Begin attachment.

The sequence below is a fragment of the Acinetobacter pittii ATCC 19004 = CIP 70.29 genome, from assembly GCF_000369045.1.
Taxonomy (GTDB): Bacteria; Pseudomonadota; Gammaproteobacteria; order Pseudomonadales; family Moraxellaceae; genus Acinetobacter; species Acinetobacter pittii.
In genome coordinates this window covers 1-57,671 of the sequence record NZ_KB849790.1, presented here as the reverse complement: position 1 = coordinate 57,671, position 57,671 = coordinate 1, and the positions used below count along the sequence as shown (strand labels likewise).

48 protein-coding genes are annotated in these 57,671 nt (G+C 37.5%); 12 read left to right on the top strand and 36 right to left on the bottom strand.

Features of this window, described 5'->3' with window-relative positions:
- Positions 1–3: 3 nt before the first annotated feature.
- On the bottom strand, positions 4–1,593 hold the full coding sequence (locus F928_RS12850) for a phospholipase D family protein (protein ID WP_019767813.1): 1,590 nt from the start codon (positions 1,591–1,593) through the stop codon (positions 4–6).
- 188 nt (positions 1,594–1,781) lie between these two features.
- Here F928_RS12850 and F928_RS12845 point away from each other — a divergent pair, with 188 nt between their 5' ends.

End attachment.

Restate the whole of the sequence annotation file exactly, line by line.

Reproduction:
The sequence below is a fragment of the Acinetobacter pittii ATCC 19004 = CIP 70.29 genome, from assembly GCF_000369045.1.
Taxonomy (GTDB): Bacteria; Pseudomonadota; Gammaproteobacteria; order Pseudomonadales; family Moraxellaceae; genus Acinetobacter; species Acinetobacter pittii.
In genome coordinates this window covers 1-57,671 of the sequence record NZ_KB849790.1, presented here as the reverse complement: position 1 = coordinate 57,671, position 57,671 = coordinate 1, and the positions used below count along the sequence as shown (strand labels likewise).

48 protein-coding genes are annotated in these 57,671 nt (G+C 37.5%); 12 read left to right on the top strand and 36 right to left on the bottom strand.

Features of this window, described 5'->3' with window-relative positions:
- Positions 1–3: 3 nt before the first annotated feature.
- On the bottom strand, positions 4–1,593 hold the full coding sequence (locus F928_RS12850) for a phospholipase D family protein (protein ID WP_019767813.1): 1,590 nt from the start codon (positions 1,591–1,593) through the stop codon (positions 4–6).
- 188 nt (positions 1,594–1,781) lie between these two features.
- Here F928_RS12850 and F928_RS12845 point away from each other — a divergent pair, with 188 nt between their 5' ends.